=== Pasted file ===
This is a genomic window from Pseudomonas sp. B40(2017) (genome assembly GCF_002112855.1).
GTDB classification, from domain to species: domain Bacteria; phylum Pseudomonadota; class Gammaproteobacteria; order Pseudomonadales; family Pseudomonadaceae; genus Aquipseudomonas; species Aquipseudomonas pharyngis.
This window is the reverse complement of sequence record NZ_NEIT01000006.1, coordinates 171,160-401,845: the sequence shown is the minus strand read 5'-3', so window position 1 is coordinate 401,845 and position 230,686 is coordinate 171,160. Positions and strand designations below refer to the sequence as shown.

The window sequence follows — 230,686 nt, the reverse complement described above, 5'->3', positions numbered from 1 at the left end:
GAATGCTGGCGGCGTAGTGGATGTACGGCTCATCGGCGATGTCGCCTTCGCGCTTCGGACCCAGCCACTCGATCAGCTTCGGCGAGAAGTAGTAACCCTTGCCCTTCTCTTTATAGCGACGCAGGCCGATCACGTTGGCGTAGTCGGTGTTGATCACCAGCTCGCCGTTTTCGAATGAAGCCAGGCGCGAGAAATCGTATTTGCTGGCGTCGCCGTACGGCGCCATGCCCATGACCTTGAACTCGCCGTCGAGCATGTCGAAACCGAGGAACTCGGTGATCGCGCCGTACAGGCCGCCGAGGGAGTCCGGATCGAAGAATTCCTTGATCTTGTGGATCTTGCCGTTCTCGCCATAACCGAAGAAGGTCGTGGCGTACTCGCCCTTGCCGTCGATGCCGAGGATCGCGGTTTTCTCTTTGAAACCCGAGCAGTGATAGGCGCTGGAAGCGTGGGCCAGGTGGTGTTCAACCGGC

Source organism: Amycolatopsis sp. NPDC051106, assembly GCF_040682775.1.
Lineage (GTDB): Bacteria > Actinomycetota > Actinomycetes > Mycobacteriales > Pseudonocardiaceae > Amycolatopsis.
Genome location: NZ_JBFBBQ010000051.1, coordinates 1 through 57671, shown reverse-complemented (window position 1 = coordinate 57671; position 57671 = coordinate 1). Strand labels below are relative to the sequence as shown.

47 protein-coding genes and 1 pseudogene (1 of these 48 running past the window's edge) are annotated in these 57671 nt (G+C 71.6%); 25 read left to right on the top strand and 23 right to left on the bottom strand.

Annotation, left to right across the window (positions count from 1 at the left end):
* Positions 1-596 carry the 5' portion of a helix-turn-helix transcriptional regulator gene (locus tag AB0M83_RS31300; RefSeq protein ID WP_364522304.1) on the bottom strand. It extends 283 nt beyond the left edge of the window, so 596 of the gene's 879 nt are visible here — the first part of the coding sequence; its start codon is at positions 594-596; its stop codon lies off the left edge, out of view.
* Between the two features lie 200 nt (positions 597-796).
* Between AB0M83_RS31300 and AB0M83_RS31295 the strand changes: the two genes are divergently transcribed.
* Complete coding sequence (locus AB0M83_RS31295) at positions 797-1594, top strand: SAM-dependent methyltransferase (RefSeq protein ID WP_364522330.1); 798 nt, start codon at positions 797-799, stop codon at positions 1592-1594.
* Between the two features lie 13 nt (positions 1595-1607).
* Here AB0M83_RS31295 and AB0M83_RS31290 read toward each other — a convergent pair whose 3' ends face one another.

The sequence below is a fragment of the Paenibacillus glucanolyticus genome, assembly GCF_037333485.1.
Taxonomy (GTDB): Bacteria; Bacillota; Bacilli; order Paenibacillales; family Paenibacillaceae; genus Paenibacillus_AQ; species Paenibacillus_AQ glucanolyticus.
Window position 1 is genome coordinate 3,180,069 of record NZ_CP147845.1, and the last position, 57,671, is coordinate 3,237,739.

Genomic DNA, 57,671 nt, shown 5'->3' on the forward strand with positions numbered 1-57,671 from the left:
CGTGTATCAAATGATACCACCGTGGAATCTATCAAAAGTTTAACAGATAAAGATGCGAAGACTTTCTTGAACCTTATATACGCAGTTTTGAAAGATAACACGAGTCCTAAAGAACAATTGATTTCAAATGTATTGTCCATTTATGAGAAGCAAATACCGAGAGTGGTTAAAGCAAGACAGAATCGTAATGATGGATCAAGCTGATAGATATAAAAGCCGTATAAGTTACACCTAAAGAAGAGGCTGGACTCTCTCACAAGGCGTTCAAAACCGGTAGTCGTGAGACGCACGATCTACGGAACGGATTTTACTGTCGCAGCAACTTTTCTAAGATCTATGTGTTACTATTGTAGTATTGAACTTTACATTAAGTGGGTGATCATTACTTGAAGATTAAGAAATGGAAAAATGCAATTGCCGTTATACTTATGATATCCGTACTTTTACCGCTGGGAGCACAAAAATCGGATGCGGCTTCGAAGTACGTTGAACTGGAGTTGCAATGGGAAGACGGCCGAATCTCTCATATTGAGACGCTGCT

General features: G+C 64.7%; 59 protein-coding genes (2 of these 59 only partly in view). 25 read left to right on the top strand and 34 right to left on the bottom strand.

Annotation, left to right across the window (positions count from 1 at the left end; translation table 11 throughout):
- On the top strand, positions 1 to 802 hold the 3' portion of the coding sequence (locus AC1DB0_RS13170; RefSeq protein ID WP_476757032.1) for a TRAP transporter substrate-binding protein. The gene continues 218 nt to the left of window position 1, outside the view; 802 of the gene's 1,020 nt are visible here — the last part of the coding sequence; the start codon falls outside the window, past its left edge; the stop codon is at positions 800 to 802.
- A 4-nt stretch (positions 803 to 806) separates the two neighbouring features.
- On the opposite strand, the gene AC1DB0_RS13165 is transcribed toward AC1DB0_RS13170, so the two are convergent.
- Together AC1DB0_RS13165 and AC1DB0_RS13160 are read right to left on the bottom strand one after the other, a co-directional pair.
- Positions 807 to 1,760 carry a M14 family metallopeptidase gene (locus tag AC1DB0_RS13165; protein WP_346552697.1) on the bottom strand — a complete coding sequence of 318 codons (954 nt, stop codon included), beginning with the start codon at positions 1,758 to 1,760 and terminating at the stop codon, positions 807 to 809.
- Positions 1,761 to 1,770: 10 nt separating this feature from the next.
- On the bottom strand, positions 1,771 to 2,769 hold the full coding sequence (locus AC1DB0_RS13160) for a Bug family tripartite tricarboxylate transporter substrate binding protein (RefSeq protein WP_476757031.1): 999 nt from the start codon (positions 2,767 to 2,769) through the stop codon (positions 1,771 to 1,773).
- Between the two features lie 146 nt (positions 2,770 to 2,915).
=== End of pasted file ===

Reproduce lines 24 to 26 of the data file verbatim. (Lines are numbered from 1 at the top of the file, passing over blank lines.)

- On the top strand, positions 1 to 802 hold the 3' portion of the coding sequence (locus AC1DB0_RS13170; RefSeq protein ID WP_476757032.1) for a TRAP transporter substrate-binding protein. The gene continues 218 nt to the left of window position 1, outside the view; 802 of the gene's 1,020 nt are visible here — the last part of the coding sequence; the start codon falls outside the window, past its left edge; the stop codon is at positions 800 to 802.
- A 4-nt stretch (positions 803 to 806) separates the two neighbouring features.
- On the opposite strand, the gene AC1DB0_RS13165 is transcribed toward AC1DB0_RS13170, so the two are convergent.